I then configured the Airport Express to automatic...and it jumped from channel 11 to 1. Okay then....let's see how that works.

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  07:12:06 pm, by The Dreamer   , 913 words  
Categories: Hardware, Computer, Networking, WiFi

Airport Express service for Lunatic Haven

That's right, I got an Airport Express to go with the two Airport Extremes that I have in my home.

As I mentioned before, I had gotten the second Airport Extreme to extend my 'wired' network to a room where the CAT5 to that room was bad and not wanting to try to fix it. The problem is that I run separate SSIDs on my main Airport Extreme for a/n and b/g/n frequencies. Since things that can use 5Ghz, tend to work better around here. And, there didn't seem to be a reliable way to ensure that 5Ghz was always chosen unless it had a different SSID. Something I learned about doing from LISA &#59;D

Well, the second extreme was set to extend my network, and I told it to go for the 5GHz SSID. But, in extend wireless mode...there's no option to set different SSID(s) it was advertising my 5GHz SSID for both frequencies. Wanting to keep things straight, I ended up turning off allow wireless clients to use the second Airport Extreme.

But, increasing number of wireless devices in my home....I wanted to have a better WiFi signal in the bedroom.

Now I did have some older 802.11g access points, and they were on and using a different SSID. Hadn't noticed that I had set the Airport Extreme to do only WPA2 personal until today. The old 802.11g access points originally only did WEP....there was an upgrade to get WPA personal, but it broke the WDS feature that I was using then. But, when I stopped using WDS...I did upgrade but left them on their own SSID because it didn't seem to work too well otherwise.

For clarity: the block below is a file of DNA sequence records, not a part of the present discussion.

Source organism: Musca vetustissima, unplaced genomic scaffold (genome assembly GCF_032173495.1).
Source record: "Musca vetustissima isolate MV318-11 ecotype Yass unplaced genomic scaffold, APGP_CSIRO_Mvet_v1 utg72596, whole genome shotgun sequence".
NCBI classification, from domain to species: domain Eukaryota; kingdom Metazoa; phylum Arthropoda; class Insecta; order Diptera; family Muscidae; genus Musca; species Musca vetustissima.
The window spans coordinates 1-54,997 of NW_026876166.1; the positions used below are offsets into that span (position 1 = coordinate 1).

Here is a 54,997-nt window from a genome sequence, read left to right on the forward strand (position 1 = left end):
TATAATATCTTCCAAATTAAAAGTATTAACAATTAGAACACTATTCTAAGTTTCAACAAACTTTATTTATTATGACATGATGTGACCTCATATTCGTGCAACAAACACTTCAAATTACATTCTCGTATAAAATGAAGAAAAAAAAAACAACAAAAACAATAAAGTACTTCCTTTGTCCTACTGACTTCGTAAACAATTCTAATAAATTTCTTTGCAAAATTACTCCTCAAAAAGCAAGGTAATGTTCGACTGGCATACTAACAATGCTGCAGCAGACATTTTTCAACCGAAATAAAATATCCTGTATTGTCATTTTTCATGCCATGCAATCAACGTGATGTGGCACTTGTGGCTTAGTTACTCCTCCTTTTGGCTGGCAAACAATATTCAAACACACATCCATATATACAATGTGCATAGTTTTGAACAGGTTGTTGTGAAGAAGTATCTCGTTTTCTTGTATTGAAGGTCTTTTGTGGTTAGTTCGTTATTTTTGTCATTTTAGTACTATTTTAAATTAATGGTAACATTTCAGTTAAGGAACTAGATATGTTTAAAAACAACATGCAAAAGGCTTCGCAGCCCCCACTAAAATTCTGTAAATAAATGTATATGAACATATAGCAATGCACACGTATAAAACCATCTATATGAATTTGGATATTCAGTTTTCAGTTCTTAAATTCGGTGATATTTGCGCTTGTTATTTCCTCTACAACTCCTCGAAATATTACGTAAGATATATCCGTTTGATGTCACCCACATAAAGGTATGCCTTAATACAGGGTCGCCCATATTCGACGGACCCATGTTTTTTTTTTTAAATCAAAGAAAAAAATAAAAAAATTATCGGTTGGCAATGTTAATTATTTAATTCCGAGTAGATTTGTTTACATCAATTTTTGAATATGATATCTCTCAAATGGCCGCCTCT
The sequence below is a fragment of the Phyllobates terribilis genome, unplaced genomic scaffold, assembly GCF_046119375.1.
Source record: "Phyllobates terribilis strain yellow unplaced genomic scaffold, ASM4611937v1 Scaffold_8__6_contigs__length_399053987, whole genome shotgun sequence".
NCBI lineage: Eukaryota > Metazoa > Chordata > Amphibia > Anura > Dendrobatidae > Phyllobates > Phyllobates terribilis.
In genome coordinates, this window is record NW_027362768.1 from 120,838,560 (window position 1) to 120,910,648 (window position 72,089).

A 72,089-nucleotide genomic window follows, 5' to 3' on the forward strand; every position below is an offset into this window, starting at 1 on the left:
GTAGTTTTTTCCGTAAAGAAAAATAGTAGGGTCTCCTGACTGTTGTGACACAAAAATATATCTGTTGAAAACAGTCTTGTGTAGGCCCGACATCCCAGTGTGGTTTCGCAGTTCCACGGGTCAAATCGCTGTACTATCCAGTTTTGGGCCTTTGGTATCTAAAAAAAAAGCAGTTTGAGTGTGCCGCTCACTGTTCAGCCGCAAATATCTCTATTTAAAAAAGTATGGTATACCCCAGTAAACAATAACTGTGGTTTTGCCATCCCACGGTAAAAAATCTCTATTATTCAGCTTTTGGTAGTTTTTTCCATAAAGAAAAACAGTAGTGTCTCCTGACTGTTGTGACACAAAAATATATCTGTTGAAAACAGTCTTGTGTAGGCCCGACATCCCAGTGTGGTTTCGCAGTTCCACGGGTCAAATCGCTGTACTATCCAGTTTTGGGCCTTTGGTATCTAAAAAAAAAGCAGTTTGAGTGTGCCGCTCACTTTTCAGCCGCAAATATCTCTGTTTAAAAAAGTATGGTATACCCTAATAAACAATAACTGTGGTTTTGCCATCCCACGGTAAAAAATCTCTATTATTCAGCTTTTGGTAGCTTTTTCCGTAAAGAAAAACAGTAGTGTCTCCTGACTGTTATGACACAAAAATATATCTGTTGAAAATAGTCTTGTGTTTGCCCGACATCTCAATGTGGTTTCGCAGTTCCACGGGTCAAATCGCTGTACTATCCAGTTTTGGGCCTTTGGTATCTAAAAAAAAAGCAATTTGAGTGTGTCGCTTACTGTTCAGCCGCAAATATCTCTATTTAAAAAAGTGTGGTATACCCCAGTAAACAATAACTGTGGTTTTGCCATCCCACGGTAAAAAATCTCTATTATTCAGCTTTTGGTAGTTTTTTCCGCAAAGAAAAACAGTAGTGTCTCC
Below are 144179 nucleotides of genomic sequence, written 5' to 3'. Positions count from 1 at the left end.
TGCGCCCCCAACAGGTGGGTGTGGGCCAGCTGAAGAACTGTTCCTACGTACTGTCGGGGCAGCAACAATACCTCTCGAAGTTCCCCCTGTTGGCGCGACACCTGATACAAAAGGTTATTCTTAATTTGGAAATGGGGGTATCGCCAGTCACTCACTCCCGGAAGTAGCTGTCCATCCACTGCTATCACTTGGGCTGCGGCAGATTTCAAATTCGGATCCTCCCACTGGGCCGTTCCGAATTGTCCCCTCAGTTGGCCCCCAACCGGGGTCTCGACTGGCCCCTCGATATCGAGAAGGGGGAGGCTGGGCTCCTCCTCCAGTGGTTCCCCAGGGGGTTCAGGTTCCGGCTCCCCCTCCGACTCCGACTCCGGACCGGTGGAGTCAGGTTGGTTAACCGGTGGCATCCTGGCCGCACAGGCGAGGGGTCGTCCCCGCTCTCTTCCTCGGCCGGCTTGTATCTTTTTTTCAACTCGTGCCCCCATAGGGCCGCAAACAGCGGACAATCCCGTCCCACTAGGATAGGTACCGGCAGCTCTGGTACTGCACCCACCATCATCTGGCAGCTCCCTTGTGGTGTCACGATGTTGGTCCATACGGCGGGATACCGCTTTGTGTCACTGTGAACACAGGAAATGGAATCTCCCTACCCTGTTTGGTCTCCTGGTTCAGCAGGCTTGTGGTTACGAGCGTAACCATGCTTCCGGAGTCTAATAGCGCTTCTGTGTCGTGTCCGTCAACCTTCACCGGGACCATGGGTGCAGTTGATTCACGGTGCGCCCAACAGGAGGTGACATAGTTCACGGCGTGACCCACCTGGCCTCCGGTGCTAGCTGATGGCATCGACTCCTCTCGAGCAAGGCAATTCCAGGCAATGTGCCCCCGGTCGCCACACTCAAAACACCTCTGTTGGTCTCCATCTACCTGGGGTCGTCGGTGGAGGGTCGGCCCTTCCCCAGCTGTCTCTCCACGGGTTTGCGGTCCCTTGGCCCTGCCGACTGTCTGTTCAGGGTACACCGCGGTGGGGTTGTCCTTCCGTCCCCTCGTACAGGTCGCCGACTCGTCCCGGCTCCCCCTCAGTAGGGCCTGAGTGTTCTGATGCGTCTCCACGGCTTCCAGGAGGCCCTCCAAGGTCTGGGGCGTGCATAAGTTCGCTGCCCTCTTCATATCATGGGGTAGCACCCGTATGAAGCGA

Though wonder if WPA vs WPA2 would explain it...the other was at the time the Airport Extreme wasn't doing access control and the old Belkin APs had a list of MAC addresses would allow...though it wasn't getting updated that well...

So, I was liking the use of RADIUS to control access on my home network...and wanting to use the same RADIUS to control whatever method I extended my network. So, that pretty much meant....another Airport Extreme or an Airport Express.

I knew there were differences, but I tried to decide if the differences were that important. Apparently, I didn't get it right...but an Airport Express being cheaper than another Airport Extreme...meant that I could try this sooner than later. Plus I there's always the possibility of it becoming part of my arsenal for travel use (except for its dependence on Airport Utility...which is current difficult because I run an Ubuntu laptop....though I am considering a Mac laptop [now instead of a Windows laptop]).

The first difference is that it only has a 10/100 port on it....which was important for extending my network (to TARDIS), but didn't seem important for extending the reach of my wireless now. The other difference (I missed) is that its 2.4GHz or 5GHz....rather than both at the same time.